UCF Arena, Orlando • 2.6.98

When George Bush became President, I had an interesting observation: even though the majority of Americans elected him, I couldn’t find a single person who would admit to voting for him. When I mentioned to people that I was going to see Oasis, I experienced a similar phenomenon. They’ve sold mountains of records, but nobody I talked to liked them — with the exception of fellow Ink Nineteen staffer Tony Coulson (and myself, of course).

So it was that the only two Oasis fans in Brevard County set out on a mission to prove to ourselves that we are misunderstood and not misguided. We knew that we were in for a memorable night when a car careened across the median on the Bee-Line Expressway and took out the car directly in front of us. Tony closed a Karmic circle by helping extract the victims of one vehicle, and with the pronouncement “Mike, our work here is done,” we proceeded on our way and arrived at UCF Arena without further incident. We got seated just in time to catch the final 2 songs of Cornershop, of whom I am also a great fan. I certainly would love to catch them again in a slightly more intimate setting. It was clear that a great deal of their trippy sitar-pop vibe was obliterated by the sterile arena setting. At about 10:00 Oasis came out and began to systematically destroy all my pre-conceptions.

First, and most obvious, they showed up — on time even. Secondly, I expected them to behave like preening, temperamental prima donnas, which they may have done, but if so, it wasn’t obvious from where I was sitting. Sure, Liam threw his tambourine a couple times but hell, who could resist that urge. Third, I had every expectation that the show would be a drunken, sloppy, half-hearted sleepwalk. It was anything but. They were probably the most professional band I have ever seen, with an almost obsessive attention to the sound and the accurate execution of their set. They tuned before every song, and during a memorable solo acoustic sequence by Noel, each song was performed on a different guitar. The sound quality was flawless throughout and they were fookin’ loud mate. As a big fan of vintage guitars and amplifiers, I was also thrilled by the awesome sight and sound of the many early Marshall, Vox, and Fender amps Oasis use on stage.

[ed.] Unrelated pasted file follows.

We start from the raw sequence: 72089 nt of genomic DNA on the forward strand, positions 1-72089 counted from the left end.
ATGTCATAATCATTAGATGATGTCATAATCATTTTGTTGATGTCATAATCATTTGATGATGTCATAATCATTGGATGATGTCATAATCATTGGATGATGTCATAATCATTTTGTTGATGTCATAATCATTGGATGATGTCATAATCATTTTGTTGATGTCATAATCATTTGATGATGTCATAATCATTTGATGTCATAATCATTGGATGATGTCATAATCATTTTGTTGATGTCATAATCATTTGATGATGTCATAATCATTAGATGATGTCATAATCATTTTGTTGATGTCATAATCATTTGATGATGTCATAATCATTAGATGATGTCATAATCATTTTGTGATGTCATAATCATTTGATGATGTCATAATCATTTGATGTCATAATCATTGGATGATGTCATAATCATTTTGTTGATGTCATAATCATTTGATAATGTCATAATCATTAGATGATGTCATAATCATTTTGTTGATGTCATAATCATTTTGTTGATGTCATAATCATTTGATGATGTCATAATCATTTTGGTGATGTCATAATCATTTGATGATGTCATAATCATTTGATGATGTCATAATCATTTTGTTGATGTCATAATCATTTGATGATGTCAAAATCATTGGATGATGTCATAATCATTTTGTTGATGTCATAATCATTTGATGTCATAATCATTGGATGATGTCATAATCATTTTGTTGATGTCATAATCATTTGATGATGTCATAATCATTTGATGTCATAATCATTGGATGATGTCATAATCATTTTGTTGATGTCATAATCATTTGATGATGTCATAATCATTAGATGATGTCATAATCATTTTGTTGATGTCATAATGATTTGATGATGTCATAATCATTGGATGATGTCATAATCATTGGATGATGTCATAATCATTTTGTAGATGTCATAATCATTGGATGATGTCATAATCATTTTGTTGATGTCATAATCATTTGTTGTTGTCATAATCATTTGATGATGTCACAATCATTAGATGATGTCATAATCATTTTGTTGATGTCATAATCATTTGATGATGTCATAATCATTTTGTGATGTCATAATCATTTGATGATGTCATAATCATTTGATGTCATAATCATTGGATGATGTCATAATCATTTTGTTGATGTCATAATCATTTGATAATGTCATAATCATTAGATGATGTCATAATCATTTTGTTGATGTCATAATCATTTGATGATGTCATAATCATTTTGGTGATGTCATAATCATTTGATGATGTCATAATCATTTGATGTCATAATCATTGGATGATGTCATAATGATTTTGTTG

As for the songs, one might tend to forget the incredible string of pop classics that Oasis has penned in the last 4 years, and they played almost all of them, from “Live Forever” through to “Don’t Go Away.” It’s pretty rare today that a band can fill up an hour-plus set with chart-toppers. The single glaring omission: “Rock and Roll Star.” I’m not sure what to make of that. Maybe even Oasis won’t admit to liking Oasis, but I sure will.

Leave a Comment

Your email address will not be published. Required fields are marked with *

Recently on Ink 19...

  • Demons/Demons 2
    Demons/Demons 2

    Synapse Films reissues Lamberto Bava’s epic ’80s gore-filled movies Demons and Demons 2 in beautiful new editions.

  • Sylvie Courvoisier and Mary Halvorson
    Sylvie Courvoisier and Mary Halvorson

    Searching for the Disappearing Hour (Pyroclastic Records). Review by Bob Pomeroy.

  • Payal Kapadia
    Payal Kapadia

    Earlier this year, director Payal Kapadia was awarded the Oeil d’or (Golden Eye) for best documentary at the 74th Cannes Film Festival for her debut feature, A Night of Knowing Nothing. Lily and Generoso interviewed Kapadia about her poignant film, which employs a hybrid-fiction technique to provide a personal view of the student protests that engulfed Indian colleges and universities during the previous decade.

  • Roger’s and Hammerstein’s Cinderella
    Roger’s and Hammerstein’s Cinderella

    A classic children’s tale re-imagined by America’s greatest composers.

  • Taraka

    Welcome to Paradise Lost (Rage Peace). Review by Bob Pomeroy.

  • AFI Fest 2021
    AFI Fest 2021

    The 2021 edition of the American Film Institute’s Festival, was a total success. After mounting a small virtual festival in 2020, AFI Fest came roaring back this year with a slate of 115 films representing over fifty countries. Lily and Generoso rank their favorite features from this year’s festival which include new offerings from Céline Sciamma, Miguel Gomes, and Jacques Audiard.

  • Comet Of Any Substance
    Comet Of Any Substance

    Full Of Seeds, Bursting With Its Own Corrections (COAS). Review by Carl F. Gauze.

  • Poetic Song Verse
    Poetic Song Verse

    A study of how poetry crept into rock and roll.

  • Foreigner

    Is it really Foreigner with no original members?

  • Mixtape 171 :: Scarcity Is Manufactured
    Mixtape 171 :: Scarcity Is Manufactured

    For a quarter century, Deerhoof have been a benchmark for the contrasting dynamics of sweet and sour, spiked and pillowy, and all manner of sounds that should not get along but quite obviously do.

From the Archives